Gargalesthesia – the sensation caused by tickling;
“Are you in the Christmas mood yet?” the bloke serving me at the supermarket yesterday asked.
“Well, I pulled my first cracker last night,” I said before adding that Prime Minister John Key had been pulling the other end.
“How come?” the bloke’s son who was helping his father, asked.
I explained that I’d been invited, as the National Party’s Southern Regional chair, to attend the Canterbury Westland Region’s Christmas Party. The crackers had been on the tables, the PM had picked one up and invited me to pull the other end.
I did and an appropriately blue hat fell out.
“Cool,” the son replied.
It was, I agreed, a cracker of a night.
Friends who had come with us went home to a phone call from their son who is working in London. When told they’d just met the P.M. and shared a table with a Cabinet Minister, he laughed and said, only in New Zealand could that happen so easily.
More proof that the amount you spend on electioneering isn’t directly related to the result:
Dunedin Mayor Dave Cull spent more than $13,000 in his campaign to win the mayoral chains – nearly $30,000 less than Peter Chin did in his campaign not to lose them.
Documents Mr Cull filed with Dunedin electoral officer Pam Jordan this week show he spent $13,517 on his successful tilt at the city mayoralty.
It would be difficult to win an election without spending some money but this is one of many cases where the winner spent a lot less than the loser.
Money helps but it can’t buy love from voters. It is only one of many ingredients in successful campaigns and spending more doesn’t guarantee a better result.
So far this year we’ve had floods, severe snow storms, a 7.1 magnitude earthquake followed by hundreds of aftershocks, kiwifruit canker and a fatal explosion in a coal mine.
What next – a plague of locusts?
On December 4:
306 – Martyrdom of Saint Barbara.
771 – Austrasian King Carloman died, leaving his brother Charlemagne King of the complete Frankish Kingdom.
1110 – First Crusade: The Crusaders sacked Sidon.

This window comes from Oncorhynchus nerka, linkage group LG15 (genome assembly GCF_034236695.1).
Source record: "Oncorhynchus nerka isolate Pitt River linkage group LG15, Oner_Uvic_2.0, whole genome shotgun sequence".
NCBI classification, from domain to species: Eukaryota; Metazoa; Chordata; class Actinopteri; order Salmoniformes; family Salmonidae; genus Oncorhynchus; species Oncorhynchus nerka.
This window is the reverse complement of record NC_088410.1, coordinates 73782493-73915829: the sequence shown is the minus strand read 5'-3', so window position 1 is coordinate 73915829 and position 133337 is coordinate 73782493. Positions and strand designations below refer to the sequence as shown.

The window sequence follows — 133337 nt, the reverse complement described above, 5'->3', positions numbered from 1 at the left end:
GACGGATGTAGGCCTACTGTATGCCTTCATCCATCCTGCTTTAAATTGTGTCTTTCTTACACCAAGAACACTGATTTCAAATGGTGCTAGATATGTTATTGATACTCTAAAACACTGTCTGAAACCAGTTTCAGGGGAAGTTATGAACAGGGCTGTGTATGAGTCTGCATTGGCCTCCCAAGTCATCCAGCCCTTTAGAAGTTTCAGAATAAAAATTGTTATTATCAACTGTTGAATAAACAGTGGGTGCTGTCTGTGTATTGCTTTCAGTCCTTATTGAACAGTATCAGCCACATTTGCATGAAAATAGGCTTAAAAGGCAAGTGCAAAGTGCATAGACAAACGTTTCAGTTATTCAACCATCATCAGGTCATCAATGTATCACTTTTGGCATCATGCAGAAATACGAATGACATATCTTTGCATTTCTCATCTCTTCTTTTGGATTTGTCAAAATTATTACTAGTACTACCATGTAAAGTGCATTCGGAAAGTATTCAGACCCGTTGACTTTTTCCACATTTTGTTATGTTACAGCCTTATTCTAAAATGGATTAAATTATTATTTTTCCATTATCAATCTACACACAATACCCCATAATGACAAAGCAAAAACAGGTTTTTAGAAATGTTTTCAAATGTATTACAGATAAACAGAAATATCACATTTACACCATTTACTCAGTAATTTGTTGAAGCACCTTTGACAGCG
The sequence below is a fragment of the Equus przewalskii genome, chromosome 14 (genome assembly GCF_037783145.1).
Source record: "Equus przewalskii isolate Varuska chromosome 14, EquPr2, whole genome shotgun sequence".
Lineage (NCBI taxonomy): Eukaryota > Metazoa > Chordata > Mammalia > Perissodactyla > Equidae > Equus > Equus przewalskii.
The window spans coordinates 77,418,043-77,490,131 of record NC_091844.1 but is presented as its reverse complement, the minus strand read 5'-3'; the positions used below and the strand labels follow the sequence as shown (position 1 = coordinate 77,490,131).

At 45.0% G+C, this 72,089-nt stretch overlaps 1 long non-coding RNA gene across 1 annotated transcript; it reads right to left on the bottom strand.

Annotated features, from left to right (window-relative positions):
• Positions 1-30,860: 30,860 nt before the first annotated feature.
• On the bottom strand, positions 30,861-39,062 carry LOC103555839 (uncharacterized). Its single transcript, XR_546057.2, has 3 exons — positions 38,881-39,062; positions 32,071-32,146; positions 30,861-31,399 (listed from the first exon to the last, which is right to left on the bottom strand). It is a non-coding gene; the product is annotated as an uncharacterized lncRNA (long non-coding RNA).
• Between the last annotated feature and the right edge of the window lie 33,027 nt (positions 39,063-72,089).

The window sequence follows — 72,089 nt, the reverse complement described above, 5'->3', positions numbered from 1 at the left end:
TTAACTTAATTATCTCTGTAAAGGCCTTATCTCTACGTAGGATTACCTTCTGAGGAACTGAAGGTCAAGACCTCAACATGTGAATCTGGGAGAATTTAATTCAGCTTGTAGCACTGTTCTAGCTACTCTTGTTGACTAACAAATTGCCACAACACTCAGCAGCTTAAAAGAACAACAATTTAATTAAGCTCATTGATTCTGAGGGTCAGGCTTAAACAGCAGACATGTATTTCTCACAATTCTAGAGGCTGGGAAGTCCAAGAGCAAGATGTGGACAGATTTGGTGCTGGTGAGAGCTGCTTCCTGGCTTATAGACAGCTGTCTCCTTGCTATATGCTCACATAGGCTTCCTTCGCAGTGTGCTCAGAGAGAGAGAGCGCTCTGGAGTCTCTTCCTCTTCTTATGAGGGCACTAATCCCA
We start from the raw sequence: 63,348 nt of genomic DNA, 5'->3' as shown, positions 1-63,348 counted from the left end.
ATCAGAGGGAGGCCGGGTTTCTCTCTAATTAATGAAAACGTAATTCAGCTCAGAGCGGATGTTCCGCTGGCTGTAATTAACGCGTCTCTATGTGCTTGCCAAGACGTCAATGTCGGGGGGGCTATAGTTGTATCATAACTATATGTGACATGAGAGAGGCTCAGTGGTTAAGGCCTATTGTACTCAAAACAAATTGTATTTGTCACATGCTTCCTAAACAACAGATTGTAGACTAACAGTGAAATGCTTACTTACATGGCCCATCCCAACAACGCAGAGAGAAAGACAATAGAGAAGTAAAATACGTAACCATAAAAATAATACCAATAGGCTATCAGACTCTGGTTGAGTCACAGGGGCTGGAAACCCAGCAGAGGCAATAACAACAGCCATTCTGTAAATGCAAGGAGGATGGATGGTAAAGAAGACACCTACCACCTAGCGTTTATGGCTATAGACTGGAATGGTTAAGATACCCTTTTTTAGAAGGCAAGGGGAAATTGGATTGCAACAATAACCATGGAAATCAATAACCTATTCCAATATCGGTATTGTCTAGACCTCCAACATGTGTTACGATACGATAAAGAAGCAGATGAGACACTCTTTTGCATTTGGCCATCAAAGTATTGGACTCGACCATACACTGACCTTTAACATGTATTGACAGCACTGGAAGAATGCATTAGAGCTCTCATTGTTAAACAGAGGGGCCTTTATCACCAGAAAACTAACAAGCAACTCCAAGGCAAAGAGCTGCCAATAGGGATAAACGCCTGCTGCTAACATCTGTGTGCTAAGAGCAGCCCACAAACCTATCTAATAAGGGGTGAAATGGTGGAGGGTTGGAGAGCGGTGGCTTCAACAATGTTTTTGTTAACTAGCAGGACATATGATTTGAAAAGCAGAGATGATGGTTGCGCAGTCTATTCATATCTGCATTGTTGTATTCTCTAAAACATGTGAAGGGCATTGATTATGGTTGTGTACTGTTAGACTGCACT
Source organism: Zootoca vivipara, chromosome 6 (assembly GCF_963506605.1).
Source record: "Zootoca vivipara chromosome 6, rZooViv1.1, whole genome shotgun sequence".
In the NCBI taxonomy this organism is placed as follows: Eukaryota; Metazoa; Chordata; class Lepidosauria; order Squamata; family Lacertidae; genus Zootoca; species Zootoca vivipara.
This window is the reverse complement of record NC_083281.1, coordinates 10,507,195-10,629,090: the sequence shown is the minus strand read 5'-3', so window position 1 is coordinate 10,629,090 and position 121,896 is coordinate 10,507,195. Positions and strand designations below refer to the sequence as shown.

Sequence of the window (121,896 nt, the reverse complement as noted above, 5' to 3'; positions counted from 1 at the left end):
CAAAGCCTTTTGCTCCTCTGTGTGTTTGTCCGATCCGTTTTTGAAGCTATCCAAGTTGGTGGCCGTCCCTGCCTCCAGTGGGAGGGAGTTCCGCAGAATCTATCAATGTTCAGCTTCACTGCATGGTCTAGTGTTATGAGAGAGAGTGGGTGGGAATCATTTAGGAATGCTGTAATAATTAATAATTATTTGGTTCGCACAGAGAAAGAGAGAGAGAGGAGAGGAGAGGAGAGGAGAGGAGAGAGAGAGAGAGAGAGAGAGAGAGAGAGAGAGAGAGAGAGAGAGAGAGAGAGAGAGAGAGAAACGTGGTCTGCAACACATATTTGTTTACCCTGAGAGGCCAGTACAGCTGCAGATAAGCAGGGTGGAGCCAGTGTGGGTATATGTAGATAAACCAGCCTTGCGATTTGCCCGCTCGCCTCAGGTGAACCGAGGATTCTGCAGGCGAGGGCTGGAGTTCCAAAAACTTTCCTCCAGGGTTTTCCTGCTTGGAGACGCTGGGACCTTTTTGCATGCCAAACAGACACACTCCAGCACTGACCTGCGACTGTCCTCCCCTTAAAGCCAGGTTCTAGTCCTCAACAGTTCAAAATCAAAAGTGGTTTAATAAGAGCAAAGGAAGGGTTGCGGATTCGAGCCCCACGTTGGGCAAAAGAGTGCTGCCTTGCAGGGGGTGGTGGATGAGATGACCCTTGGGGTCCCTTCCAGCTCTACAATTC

1259 – Kings Louis IX of France and Henry III of England agreed to the Treaty of Paris, in which Henry renounced his claims to French-controlled territory on continental Europe (including Normandy) in exchange for Louis withdrawing his support for English rebels.
1563 – The final session of the Council of Trent was held (it opened on December 13, 1545).
1676 – Battle of Lund: A Danish army under the command of King Christian V of Denmark engaged the Swedish army commanded by Field Marshal Simon Grundel-Helmfelt.
1795 Thomas Carlyle, Scottish writer and historian, was born (d. 1881) .
1835 Samuel Butler, English writer, was born (d. 1902).
1881 The first edition of the Los Angeles Times was published.
1892 Francisco Franco, dictator of Spain, was born (d. 1975).
1930 Ronnie Corbett, Scottish actor, was born.
1939 – HMS Nelson was struck by a mine (laid by U-31) off the Scottish coast.
1942 – In Warsaw, Zofia Kossak-Szczucka and Wanda Krahelska-Filipowicz set up the Żegota organization.
1942 – Carlson’s patrol during the Guadalcanal Campaign ended.
1943 – World War II: In Yugoslavia, resistance leader Marshal Tito proclaimed a provisional democratic Yugoslav government in-exile.
1943 – World War II: U.S. President Franklin D. Roosevelt closed down the Works Progress Administration, because of the high levels of wartime employment in the United States.
1945 – By a vote of 65 to 7, the United States Senate approved United States participation in the United Nations
1949 Pamela Stephenson, New Zealand-born actress, was born.
1954 The first Burger King opened in Miami, Florida.
1958 – Dahomey (present-day Benin) became a self-governing country within the French Community.
1966 – The state monopoly on commercial radio broadcasting was challenged by the pirate station Radio Hauraki’s first scheduled transmission from the vessel Tiri in the Colville Channel.
1971 – McGurk’s Bar bombing: An Ulster Volunteer Force bomb kills 15 civilians and wounds 17 in Belfast.
1977 – Malaysia Airlines Flight 653 is hijacked and crashed in Tanjong Kupang, Johor, killing 100.
1978 Dianne Feinstein became San Francisco, California’s first female mayor.
1980 Led Zeppelin officially disbanded following the death of drummer John Bonham on September 25th.
1991 Journalist Terry A. Anderson was released after 7 years in captivity as a hostage in Beirut.
1991 Captain Mark Pyle piloted Clipper Goodwill, a Pan American World Airways Boeing 727-221ADV, to Miami International Airport ending 64 years of Pan Am operations.
1998 – The Unity Module, the second module of the International Space Station, was launched.
2005 – Tens of thousands of people in Hong Kong protested for democracy and call on the Government to allow universal and equal suffrage.
2006 – An adult giant squid was caught on video for the first time by Tsunemi Kubodera near the Ogasawara Islands.
Sourced from NZ History Online & Wikipedia